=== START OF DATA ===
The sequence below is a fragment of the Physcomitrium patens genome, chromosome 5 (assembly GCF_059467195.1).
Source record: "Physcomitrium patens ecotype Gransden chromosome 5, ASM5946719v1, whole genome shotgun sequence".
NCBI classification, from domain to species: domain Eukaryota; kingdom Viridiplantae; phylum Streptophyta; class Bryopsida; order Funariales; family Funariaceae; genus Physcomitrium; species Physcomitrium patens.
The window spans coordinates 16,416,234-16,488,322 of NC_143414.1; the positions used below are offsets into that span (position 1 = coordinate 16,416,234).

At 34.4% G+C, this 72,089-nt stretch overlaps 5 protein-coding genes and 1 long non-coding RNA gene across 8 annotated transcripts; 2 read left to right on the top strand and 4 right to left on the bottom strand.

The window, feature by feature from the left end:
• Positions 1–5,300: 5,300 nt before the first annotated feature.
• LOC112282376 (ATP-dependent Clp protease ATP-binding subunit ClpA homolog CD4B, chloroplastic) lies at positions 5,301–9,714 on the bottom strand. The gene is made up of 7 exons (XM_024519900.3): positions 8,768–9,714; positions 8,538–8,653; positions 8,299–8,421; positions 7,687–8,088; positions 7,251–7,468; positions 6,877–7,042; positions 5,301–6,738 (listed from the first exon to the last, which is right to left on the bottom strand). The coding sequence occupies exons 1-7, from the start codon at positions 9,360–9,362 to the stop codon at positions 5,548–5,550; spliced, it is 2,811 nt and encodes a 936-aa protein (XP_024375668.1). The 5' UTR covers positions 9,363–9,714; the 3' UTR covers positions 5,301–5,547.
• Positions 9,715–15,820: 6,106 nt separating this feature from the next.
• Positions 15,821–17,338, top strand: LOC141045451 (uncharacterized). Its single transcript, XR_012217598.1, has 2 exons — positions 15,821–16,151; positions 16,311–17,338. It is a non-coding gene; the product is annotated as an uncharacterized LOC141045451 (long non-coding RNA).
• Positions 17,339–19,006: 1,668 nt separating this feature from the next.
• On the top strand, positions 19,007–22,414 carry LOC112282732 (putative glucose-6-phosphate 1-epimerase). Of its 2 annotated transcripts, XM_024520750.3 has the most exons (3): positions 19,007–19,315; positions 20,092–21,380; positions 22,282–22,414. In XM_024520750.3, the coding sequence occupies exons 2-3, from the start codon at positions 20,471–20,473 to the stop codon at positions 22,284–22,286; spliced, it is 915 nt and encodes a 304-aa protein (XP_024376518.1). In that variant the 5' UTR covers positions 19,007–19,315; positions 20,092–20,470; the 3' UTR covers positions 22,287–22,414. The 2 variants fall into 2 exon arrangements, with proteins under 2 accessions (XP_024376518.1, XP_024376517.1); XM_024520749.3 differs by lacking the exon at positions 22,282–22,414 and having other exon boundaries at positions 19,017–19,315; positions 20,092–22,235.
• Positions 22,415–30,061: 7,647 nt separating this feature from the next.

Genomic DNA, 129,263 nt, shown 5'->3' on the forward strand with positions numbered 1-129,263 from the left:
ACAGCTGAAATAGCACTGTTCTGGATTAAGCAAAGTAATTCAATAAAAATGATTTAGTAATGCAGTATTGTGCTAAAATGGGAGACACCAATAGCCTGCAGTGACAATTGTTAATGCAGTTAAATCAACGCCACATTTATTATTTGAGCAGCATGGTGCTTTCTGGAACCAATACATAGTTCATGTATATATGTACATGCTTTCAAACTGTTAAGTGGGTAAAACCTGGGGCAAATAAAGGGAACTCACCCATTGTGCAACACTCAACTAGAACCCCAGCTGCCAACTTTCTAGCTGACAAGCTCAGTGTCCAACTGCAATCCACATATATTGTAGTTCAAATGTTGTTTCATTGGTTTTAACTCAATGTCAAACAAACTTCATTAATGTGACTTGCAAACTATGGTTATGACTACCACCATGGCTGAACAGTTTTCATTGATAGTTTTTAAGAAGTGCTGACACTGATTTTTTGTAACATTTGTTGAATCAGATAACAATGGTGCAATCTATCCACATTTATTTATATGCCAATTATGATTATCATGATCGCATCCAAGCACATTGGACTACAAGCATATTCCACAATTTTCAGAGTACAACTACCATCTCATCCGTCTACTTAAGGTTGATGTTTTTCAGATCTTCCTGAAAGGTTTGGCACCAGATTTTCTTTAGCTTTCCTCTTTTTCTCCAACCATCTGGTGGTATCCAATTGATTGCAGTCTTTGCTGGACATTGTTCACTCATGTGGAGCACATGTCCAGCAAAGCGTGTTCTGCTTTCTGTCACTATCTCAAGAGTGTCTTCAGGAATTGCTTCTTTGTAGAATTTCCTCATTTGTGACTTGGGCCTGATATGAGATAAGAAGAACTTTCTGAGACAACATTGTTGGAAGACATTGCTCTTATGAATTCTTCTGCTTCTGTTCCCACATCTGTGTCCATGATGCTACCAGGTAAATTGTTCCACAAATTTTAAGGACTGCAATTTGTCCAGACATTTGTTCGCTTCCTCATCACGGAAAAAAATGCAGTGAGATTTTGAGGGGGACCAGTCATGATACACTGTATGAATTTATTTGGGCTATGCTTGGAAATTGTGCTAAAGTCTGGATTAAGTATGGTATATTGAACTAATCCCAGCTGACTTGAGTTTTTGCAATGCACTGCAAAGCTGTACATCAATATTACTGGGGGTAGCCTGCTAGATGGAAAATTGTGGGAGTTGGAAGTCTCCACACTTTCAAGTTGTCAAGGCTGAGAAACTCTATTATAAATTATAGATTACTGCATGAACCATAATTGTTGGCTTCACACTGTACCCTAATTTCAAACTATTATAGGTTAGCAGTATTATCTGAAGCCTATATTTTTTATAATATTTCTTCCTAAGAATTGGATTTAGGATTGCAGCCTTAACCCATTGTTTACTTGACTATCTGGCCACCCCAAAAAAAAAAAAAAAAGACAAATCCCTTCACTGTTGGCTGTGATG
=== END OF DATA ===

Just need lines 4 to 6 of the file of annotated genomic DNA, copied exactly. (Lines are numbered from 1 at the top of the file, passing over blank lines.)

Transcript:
The window spans coordinates 16,416,234-16,488,322 of NC_143414.1; the positions used below are offsets into that span (position 1 = coordinate 16,416,234).

At 34.4% G+C, this 72,089-nt stretch overlaps 5 protein-coding genes and 1 long non-coding RNA gene across 8 annotated transcripts; 2 read left to right on the top strand and 4 right to left on the bottom strand.

The window, feature by feature from the left end: